Adam’s recent piece on strategic voting rejects the idea that the only way to ensure the defeat of the Conservatives, and the demise of Tim Hudak’s political career, is to vote for the current incumbent Laura Albanese. His argument is based on the probability that Progressive Conservative candidate Andrew Ffrench cannot win the York South-Weston seat. Adam concludes it does not matter if the the NDP candidate is elected, because it is not contributing toward a P.C. win.
Allow me to present a contrarian view based on conversations I have had with my wife.
A look at the policies of the three main parties in this election reveals that two parties, the P.C.s and the NDP have drastically veered from their traditional political positions.
The P.C. leader has ventured so far to the right that his party is touching on “Tea Party” territory. Mr. Hudak’s plan to create a million jobs, with no details on what type of jobs will be created, and his vow to eliminate 100,000 government positions should worry all of us. Creating jobs is not difficult if one sacrifices worker protection, environmental laws and benefits. As Reverend Al Sharpton, once astutely observed,
“We had full employment in the black community during slavery. We just didn’t have wages. So we don’t want just a job, we want a job that pays, and pays so that we can take care of our families.”
Part of the reason for Mr. Hudak’s shift to the soft shoulder of the extreme right is that Andrea Horwath has steered the NDP bus across the median and over to the right of centre, hi-jacking traditional Conservative policies. When the so-called “Gang of 34” wrote their unprecedented letter, they simple pointed out the obvious fact that Ms Horwath has rejected traditional NDP values. The letter has been fiercely attacked by Ms Horwath’s supporters, questioning the reputation of people who have devoted long years to the NDP. But her shift to the right was blatantly demonstrated when she chose to defeat the NDP-friendly Liberal budget. Ms Horwath should at least have the candour to relabel her party, as Britain’s Tony Blair did when he swung Labour to the right. Perhaps her party should be called “the New NDP”.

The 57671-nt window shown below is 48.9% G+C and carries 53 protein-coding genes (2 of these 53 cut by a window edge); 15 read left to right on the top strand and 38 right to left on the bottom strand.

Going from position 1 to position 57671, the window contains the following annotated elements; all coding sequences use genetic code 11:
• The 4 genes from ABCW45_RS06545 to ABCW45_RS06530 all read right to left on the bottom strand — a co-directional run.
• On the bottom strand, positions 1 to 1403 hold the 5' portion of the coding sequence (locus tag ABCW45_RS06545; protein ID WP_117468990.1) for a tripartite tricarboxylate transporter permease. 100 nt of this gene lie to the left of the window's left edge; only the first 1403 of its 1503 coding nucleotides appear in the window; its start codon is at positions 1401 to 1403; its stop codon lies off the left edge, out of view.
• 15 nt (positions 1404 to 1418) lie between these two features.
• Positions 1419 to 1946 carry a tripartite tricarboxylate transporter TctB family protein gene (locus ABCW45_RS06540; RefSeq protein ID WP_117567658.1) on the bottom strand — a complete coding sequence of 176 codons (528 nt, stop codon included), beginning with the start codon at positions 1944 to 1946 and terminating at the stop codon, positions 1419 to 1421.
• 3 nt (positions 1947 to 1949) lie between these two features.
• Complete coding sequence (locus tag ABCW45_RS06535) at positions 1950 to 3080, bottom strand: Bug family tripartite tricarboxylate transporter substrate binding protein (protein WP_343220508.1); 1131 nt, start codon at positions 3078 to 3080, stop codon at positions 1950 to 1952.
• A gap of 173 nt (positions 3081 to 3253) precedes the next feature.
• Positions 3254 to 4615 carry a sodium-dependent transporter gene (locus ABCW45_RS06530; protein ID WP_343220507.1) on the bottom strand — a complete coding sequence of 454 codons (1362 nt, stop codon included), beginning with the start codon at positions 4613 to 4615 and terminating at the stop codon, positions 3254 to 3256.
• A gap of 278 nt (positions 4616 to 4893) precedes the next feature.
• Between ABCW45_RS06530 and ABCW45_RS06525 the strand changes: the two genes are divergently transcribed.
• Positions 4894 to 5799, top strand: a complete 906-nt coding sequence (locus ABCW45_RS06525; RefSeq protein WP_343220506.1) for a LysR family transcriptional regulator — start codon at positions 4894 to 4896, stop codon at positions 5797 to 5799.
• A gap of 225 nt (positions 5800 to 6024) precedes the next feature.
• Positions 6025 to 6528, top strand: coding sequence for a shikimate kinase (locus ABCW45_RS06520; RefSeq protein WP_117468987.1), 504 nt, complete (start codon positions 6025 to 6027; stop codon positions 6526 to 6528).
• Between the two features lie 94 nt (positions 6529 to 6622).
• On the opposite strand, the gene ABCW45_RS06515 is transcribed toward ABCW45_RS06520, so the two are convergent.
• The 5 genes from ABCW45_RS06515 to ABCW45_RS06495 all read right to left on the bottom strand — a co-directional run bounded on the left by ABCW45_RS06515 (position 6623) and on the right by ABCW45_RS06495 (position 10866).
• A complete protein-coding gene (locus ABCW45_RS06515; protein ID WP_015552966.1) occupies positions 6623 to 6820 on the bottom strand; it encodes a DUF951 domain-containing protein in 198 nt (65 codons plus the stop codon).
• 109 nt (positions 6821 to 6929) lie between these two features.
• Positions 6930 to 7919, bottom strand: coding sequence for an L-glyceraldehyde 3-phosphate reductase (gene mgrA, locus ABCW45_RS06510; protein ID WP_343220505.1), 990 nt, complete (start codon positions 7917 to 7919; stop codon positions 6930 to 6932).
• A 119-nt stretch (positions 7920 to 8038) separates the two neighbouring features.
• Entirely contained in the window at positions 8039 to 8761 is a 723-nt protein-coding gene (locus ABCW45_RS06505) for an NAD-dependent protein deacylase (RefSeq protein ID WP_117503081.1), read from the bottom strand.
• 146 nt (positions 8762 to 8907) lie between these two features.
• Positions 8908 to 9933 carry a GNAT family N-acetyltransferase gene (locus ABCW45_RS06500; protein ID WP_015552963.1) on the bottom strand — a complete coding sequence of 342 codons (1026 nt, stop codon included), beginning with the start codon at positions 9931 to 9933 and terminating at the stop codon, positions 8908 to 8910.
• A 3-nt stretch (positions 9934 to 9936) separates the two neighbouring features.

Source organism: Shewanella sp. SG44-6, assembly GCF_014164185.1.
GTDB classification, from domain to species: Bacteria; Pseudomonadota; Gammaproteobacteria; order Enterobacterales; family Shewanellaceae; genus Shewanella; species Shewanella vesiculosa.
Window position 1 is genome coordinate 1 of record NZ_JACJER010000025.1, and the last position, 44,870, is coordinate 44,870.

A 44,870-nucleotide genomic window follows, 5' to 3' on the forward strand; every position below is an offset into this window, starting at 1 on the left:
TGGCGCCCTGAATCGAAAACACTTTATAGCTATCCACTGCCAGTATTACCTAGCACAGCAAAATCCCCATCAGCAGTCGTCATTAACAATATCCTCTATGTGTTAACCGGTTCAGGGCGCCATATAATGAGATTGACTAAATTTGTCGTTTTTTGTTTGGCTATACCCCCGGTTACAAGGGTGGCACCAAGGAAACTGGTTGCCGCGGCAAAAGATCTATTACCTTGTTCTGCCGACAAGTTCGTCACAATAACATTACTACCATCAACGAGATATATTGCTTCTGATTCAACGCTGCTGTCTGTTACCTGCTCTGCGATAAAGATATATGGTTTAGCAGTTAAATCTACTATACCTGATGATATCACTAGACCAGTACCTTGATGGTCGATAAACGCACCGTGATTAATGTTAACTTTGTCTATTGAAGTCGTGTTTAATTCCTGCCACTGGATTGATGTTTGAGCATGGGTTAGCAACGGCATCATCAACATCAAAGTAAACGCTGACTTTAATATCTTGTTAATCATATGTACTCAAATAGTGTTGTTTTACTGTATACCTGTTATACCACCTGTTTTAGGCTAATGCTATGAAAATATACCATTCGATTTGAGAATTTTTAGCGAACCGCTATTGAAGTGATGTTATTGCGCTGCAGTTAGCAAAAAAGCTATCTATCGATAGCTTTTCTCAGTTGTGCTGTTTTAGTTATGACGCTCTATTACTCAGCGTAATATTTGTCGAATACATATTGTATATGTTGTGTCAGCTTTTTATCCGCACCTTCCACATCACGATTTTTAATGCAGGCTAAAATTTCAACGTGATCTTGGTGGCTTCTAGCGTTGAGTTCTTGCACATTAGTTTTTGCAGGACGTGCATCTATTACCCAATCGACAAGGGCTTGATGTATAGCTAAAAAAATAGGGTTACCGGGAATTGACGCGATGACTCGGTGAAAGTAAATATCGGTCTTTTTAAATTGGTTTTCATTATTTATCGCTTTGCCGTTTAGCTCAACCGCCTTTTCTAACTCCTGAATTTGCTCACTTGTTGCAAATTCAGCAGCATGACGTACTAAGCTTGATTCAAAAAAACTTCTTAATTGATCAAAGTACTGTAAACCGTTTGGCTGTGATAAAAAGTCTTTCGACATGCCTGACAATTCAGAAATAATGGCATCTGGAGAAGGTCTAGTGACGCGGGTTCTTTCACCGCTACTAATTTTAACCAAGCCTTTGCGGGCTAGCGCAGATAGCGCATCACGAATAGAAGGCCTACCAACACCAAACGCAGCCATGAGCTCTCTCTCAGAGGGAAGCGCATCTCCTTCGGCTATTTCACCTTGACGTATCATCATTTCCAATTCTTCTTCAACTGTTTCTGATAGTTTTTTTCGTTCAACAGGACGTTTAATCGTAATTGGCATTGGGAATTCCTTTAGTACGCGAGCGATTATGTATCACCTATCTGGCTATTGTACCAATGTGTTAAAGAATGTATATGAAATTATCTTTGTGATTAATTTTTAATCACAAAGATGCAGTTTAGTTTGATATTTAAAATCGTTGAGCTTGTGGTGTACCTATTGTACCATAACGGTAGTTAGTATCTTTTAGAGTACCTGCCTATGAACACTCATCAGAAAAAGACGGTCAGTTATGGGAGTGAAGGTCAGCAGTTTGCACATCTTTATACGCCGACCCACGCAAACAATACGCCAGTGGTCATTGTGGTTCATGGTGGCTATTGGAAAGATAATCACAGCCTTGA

This drastic change in party policies, leaves just Kathleen Wynne, solidly at the centre. And despite the gas plant scandal, there really is no choice but to vote Liberal.
The results of this election have the potential to take Ontario into the kind of right wing territory which might make Mr. Harris seem a moderate. Every seat will count in this contest. A minority government led by Hudak will allow him a bully pulpit from which to seduce people to turn against their own best interests, in favour of corporate profit and McJobs. Every seat the NDP wins will entrench Andrea’s hold as leader and encourage a further swing to the right, as happened in Great Britain after Tony Blair’s success.
Ontario voters must push the reset button in this election. The only way to do this is to give Ms Wynne a solid majority. A Liberal majority will collapse the political fortunes of both Mr. Hudak and Ms. Horwath allowing normalcy to return. The Progressive Conservatives will reassume their traditional place just to the right of centre. The NDP will rediscover the values of Tommy Douglas and Stephen and David Lewis. Ontario will avoid the very possible slide into the delusory thinking which maintains that the only way to cope with our problems is to cut taxes, decrease government spending and allow corporations free reign so the unemployment problem can be solved by the free market economy. Research shows that these policies have not helped the average worker in the US.
“According to a recent Congressional Budget Office report, those in the top 1 percent of households doubled their share of pretax income from 1979 to 2007; the bottom 80 percent saw their share fall. Worse, while the average income for the top 1 percent more than tripled (after inflation), the bottom 80 percent saw only feeble income growth, on the order of just 20 percent over nearly 30 years. The rising tide was raising a few boats hugely and most other boats not very much.” Source: National Journal
While Paul Ferreira is a worthy candidate and one who, if elected would continue to work hard for the community, the need to vote strategically in this election is of greater importance.